I am having some problems with understanding replication of actors in general. I will split this up into 2 questions, which are very similiar:
What’s the right way to set up moving / spawning actors? Generally, the client should be able to move without having to wait for a response of the server and should perform all kinds of actions - and the server should more or less just validate these actions and coordinate the game itself, right? How does that work? How would I implement this in C++ / Blueprint? Because I don’t see this being done by default.
The Blueprint Networking Tutorial on Youtube suggest using some kind of “check for authority” in the blueprint, so that only the server executes what comes after that node. However, it seems like the client still get’s that part of the blueprint, it just doesn’t execute it. Now what stops it from just saying: Well, I don’t care about this authority check, let’s just do it - and change his position or give himself gold / whatever?
The right way is however you want it to happen. Generally the client shouldn’t actually be making too many calculations. Instead what it does is “simulate” or “guess” what’s happening by the information given. Location is something that’s replicated for us out of the box for almost all things. Depending on what you’re trying to move, the Server does all the logic, the client “can” if you want simulate/move it on the client side, but being the client this move is null and void, so the server will eventually send an update correcting the player’s move if they’re out of sync.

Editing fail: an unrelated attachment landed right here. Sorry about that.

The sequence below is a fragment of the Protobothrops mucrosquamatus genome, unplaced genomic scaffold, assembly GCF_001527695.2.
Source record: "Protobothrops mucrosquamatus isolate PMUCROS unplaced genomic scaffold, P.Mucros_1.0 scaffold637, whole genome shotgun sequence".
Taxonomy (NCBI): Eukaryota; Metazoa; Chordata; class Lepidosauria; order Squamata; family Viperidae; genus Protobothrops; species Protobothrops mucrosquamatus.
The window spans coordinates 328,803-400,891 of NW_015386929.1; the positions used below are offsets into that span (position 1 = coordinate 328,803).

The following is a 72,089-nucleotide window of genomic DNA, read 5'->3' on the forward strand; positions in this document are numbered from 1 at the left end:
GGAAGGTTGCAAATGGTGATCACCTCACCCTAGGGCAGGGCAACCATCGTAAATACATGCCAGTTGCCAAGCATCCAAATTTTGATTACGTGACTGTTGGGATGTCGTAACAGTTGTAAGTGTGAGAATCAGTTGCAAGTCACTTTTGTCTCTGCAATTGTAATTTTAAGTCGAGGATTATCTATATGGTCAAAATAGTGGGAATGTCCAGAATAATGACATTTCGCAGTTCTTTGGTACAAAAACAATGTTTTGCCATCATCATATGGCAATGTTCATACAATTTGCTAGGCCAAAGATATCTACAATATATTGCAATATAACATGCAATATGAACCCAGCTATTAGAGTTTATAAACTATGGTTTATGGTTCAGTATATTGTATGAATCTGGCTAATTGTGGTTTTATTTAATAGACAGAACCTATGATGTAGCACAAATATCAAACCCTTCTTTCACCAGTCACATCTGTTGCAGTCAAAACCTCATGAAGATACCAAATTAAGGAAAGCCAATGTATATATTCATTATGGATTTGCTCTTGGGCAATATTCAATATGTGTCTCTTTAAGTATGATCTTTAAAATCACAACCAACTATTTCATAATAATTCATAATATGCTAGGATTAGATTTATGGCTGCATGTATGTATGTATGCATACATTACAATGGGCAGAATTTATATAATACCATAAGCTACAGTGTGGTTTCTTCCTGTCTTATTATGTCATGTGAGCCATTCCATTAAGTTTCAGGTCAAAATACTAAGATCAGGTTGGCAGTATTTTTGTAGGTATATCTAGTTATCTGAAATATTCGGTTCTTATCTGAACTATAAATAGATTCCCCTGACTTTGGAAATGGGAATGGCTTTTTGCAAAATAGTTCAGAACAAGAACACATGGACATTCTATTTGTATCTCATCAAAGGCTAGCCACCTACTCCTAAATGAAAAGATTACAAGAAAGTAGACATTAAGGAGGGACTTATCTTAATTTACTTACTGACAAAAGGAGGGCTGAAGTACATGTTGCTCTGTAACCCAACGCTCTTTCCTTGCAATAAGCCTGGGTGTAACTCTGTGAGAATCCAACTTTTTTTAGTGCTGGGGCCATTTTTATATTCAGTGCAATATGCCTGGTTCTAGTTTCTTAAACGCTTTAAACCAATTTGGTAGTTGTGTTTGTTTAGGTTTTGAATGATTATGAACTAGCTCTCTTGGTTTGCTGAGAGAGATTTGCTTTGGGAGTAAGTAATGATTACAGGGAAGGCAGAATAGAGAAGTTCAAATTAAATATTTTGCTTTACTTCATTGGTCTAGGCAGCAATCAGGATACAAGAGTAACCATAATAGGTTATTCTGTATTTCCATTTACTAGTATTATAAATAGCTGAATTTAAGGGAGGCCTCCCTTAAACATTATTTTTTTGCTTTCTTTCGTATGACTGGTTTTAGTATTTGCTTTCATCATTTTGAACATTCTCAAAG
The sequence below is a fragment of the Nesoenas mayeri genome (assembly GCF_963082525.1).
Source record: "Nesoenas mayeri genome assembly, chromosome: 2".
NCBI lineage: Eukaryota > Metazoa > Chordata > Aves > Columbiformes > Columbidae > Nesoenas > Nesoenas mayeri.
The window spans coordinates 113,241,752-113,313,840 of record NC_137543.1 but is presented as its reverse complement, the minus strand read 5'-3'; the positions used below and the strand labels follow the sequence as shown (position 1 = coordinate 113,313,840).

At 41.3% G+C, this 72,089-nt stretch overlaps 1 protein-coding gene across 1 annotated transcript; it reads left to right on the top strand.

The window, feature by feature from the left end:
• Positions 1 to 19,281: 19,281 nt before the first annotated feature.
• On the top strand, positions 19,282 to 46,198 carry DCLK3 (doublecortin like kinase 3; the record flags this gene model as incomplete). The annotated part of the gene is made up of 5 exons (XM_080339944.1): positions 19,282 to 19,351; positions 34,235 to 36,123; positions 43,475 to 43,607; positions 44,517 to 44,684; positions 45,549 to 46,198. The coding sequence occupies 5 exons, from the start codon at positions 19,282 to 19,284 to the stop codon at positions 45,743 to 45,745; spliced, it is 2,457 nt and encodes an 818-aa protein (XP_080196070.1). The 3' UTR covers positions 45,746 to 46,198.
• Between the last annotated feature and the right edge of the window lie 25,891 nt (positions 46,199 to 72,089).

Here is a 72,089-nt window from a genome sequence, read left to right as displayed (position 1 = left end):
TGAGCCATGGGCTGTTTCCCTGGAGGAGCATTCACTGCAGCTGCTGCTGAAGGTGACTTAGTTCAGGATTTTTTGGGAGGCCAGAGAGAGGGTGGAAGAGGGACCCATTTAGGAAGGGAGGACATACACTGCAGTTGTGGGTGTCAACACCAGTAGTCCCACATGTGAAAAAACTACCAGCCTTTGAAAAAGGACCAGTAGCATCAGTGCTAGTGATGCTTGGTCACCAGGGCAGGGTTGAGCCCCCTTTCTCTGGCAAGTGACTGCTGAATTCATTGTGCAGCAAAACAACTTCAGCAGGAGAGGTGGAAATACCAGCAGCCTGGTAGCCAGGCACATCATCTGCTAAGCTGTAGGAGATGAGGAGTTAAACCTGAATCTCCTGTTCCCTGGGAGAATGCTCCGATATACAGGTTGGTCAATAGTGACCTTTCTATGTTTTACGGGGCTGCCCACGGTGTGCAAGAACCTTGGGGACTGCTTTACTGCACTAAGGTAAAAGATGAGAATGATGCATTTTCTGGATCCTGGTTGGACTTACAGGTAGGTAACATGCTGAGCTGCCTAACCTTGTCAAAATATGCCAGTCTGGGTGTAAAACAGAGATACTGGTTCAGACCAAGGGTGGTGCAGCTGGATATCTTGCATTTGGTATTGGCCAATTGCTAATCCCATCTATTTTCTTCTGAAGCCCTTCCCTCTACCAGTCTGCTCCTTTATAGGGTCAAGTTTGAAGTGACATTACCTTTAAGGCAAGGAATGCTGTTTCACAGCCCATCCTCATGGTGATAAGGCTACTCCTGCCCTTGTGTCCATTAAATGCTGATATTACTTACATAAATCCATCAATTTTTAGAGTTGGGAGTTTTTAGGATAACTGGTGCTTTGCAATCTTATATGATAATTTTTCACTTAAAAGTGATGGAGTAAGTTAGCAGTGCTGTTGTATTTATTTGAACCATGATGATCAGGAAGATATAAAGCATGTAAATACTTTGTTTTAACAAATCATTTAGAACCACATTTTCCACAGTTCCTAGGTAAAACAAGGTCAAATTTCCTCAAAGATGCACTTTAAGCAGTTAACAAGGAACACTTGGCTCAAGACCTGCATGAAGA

You can read up a bit about the “how” here
Check for Authority and many other “replicated” functions inside the engine all have verification, and validation checks going on. Attempting to modify these, like say a hacker, would end up resulting in the engine not working for them on their end, or the server booting them from the server because of invalid attempts. Although still technically possible. For the most part, the Authority check is there to prevent normal users from having certain code activated on their machine so that replication works properly. So yes, the client gets it, but the entire engine is already setup to provide clients from not calling anything.
Usually whenever you write networking code for games, your client does nothing. It’ll sometimes make requests, but for the most part it does nothing but show you what’s happening. There are “Server” and “Client” functions that you can mark inside your code that tell it to run on the respective machine. Using those macros properly prevent the client from even being able to call the “GiveGold()” function. The engine just won’t do it. If for some reason you write your code to allow the client to use “GiveGold()” it sends it to the server, and the server should check if it’s a valid request anyways before processing it.